Okay, back to the Med… Our next stop was La Coruna, Spain. Like many other ports in Spain I have visited, it was composed of winding old streets flanked by four and five story balconies, colonial style lights, cobblestones… all fighting against the progress of Burger King and McDonalds. The Dream’s pier was right outside the city, so after a quick walk, you were in the middle of it all. I started my day with my fellow Texans, Sam and Michael, and the three of us followed our noses through the early Sunday morning streets. Spain doesn’t get up until noon on a Sunday, and so many of the streets, stores, and squares we visited were empty.

Part of the city is pretty slim, and we walked from one shore to the other.

With no agenda planned out, we decided to walk towards the slender sky piercing obelisk. When we got closer, we realized it was made of some sort of opaque material… maybe a leaded glass or heavy plastic. What was it there for? What did it symbolize? Beats me… here’s a picture.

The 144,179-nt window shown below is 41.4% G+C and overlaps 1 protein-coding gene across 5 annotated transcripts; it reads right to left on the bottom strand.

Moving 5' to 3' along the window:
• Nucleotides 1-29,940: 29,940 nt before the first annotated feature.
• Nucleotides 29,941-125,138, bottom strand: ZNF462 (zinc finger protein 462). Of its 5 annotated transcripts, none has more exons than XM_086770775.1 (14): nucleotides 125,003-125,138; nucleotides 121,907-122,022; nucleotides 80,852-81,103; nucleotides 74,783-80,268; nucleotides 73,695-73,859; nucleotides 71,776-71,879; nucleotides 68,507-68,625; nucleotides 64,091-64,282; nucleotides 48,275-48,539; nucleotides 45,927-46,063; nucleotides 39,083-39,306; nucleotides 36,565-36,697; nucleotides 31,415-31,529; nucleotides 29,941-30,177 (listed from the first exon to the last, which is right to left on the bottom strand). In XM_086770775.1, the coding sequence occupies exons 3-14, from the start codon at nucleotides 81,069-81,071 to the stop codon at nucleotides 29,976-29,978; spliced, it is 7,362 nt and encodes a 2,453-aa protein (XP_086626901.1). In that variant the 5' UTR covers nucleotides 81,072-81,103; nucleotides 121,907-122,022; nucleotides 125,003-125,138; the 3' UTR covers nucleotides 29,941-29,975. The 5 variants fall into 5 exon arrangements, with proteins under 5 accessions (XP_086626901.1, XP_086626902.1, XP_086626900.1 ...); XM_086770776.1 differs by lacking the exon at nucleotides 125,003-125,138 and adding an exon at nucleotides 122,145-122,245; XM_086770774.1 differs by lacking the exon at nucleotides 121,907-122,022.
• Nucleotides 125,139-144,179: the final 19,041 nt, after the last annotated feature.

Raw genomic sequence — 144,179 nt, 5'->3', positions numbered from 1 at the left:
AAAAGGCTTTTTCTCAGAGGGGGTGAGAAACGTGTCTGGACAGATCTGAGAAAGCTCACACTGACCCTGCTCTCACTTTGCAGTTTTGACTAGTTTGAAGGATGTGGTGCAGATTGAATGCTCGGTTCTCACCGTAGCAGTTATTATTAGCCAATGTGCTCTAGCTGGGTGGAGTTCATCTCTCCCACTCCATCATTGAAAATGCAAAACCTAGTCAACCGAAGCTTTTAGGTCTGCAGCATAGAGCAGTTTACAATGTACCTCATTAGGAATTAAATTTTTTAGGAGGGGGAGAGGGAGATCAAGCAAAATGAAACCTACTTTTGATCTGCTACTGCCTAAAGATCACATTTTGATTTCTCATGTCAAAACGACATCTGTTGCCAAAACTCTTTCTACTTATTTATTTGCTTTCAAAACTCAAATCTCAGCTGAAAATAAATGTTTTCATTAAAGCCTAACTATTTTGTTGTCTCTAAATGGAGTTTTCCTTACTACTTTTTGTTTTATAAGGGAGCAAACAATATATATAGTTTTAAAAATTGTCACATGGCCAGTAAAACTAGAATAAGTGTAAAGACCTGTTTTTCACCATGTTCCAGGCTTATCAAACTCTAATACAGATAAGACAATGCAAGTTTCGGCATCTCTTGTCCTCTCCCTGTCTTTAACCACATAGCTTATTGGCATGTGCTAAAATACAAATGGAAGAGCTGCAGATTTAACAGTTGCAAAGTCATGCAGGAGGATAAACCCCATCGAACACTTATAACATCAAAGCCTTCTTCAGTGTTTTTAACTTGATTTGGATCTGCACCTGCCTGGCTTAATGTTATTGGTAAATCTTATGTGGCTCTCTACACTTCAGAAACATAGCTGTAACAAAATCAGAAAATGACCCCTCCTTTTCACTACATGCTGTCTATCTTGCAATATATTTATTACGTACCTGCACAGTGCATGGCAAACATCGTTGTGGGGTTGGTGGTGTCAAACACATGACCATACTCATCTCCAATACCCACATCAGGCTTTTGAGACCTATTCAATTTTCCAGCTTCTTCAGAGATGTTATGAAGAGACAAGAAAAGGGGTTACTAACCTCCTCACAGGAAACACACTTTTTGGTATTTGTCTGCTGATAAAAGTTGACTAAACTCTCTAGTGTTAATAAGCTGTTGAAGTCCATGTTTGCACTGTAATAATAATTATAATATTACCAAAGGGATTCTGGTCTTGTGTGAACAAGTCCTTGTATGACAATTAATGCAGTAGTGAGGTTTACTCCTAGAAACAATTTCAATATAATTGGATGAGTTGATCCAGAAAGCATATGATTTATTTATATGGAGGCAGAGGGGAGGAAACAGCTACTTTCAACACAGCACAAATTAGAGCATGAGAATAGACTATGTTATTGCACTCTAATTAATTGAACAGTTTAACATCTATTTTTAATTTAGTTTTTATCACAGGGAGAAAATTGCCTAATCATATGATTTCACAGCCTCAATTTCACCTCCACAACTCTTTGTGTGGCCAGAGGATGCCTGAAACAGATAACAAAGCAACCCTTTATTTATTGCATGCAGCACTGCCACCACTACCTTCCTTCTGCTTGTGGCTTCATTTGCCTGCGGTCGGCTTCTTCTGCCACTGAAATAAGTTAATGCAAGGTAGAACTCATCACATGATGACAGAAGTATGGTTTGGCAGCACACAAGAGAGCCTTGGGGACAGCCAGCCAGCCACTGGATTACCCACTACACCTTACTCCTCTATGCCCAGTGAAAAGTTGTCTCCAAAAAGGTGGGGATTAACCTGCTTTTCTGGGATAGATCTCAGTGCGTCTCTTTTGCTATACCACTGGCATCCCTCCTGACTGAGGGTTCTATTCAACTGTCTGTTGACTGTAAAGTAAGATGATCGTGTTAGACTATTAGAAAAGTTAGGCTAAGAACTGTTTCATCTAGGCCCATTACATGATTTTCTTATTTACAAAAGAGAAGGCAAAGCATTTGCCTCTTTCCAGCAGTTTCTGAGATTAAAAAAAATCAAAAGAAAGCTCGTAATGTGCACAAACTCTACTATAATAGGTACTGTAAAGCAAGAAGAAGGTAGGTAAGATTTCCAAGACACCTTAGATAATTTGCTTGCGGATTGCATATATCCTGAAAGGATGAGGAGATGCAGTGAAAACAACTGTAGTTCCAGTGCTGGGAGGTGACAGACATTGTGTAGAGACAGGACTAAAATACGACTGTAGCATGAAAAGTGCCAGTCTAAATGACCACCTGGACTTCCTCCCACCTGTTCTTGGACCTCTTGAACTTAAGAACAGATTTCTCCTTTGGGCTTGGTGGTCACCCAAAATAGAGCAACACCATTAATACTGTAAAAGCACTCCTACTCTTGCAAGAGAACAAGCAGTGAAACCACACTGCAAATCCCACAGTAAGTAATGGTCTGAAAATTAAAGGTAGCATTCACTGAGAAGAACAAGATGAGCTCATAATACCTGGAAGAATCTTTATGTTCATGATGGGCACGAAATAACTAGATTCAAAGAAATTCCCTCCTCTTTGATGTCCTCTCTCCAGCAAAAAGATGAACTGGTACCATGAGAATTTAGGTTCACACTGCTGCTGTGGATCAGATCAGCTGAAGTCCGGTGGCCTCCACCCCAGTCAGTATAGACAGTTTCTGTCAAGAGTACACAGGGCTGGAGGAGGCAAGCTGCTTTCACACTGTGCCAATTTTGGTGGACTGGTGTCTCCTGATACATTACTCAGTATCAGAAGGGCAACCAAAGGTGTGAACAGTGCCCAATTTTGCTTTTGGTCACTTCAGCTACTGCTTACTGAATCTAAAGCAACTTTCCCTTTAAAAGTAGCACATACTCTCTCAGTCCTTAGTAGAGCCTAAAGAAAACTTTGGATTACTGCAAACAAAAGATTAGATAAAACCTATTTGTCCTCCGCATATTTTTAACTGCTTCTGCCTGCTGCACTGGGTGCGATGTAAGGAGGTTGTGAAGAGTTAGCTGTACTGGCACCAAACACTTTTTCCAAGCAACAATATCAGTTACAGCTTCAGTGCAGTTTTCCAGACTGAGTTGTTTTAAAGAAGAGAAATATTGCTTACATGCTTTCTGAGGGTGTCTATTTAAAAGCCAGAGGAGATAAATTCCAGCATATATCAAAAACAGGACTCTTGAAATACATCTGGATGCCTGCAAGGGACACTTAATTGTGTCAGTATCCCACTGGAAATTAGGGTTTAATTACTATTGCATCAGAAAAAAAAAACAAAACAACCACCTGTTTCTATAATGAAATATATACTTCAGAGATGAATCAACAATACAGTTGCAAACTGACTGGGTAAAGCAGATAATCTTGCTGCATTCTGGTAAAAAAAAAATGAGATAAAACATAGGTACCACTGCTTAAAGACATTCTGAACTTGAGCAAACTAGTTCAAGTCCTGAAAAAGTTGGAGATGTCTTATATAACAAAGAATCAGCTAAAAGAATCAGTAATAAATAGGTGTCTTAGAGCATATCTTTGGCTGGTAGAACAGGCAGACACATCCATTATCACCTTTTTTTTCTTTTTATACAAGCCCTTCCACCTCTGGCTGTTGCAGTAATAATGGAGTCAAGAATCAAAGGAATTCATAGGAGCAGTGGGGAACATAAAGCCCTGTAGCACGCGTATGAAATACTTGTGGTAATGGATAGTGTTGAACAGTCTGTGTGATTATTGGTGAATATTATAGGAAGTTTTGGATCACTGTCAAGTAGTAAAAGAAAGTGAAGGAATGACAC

From there we walked back into town, and I left Mike and Sam, making my way to the other side of town, towards the old lighthouse. Named something like “Hercules,” it was built in the second century A.D., and restored in the eighteenth century. So, it’s pretty damn old, and the restoration is also pretty damn old… it’s a pretty damn old lighthouse… Damn. For whatever reason I was not compelled to go up the damn old lighthouse, but I did take several pictures of the damn old lighthouse. So, here are some damn pictures.

From there I took the scenic route back to the ship, stopping once to take a picture of the fattest statue I have ever seen. Could it be because of the neighboring ice cream truck? Only the statue and truck know for sure…